Anywhere from 40 to 64 percent of families in San Juan struggle to put food on the table, a lawmaker with Puerto Rico's governing PPD says.

Legislator Manuel Natal Albelo cited that estimate on Thursday as he introduced a bill that would require authorities in this U.S. commonwealth to begin measuring the level of food insecurity.

The figures come from a study carried out by professors and students at the University of Puerto Rico's Graduate School of Public Health and the UPR law school's Pro Bono Health Justice Program.

With an economy mired in recession for more than seven years, unemployment of nearly 15 percent and massive public debt, Puerto Rico needs to "maximize the existing resources" and ensure that they are fairly distributed, Natal said.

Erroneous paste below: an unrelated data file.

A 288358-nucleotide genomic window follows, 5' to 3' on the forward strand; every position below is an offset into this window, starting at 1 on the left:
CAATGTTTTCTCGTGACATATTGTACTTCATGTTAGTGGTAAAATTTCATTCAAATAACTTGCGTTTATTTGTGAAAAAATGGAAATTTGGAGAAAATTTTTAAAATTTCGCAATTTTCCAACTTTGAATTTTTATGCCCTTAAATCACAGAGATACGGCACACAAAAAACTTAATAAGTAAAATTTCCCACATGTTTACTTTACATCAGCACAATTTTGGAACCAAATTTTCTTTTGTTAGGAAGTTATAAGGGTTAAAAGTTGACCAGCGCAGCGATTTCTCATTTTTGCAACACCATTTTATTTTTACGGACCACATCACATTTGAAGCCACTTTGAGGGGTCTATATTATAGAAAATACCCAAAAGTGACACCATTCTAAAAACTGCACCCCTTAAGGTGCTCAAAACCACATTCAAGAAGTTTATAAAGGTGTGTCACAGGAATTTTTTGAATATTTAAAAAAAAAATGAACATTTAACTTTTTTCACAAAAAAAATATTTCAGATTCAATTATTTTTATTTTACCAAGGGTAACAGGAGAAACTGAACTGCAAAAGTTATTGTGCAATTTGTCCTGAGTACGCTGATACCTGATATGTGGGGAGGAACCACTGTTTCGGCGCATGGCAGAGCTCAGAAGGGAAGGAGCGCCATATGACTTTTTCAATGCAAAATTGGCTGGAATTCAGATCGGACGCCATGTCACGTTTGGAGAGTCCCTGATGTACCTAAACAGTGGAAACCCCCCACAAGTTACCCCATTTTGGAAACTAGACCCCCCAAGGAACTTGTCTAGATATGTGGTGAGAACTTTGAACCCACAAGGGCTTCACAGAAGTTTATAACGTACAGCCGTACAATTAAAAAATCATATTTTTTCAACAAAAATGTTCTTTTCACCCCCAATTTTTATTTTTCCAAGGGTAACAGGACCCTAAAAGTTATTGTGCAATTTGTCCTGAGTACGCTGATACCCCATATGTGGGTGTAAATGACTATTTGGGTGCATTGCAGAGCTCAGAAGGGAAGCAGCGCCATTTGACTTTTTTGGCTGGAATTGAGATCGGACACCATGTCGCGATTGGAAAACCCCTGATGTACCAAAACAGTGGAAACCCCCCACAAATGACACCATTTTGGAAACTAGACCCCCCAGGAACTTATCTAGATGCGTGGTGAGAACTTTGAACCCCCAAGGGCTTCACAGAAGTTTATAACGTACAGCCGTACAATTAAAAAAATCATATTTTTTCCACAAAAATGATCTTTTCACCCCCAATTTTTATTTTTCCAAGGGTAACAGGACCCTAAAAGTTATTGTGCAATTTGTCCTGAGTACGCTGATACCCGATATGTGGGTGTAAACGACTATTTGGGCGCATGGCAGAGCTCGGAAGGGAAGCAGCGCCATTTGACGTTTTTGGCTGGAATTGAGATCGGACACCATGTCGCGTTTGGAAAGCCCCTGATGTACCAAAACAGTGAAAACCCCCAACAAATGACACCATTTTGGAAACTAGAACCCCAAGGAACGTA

Food insecurity is defined as a situation where families reduce portions and go entire days without eating because they fear running out of food before the next paycheck.

"To reduce and prevent food insecurity is a social and humanitarian responsibility," UPR professors Winna Rivera and Nylca Muñoz Sosa said in a statement announcing Natal's bill.

"The first step toward addressing the problem of food insecurity is knowing the magnitude of its prevalence in our country," they said. 

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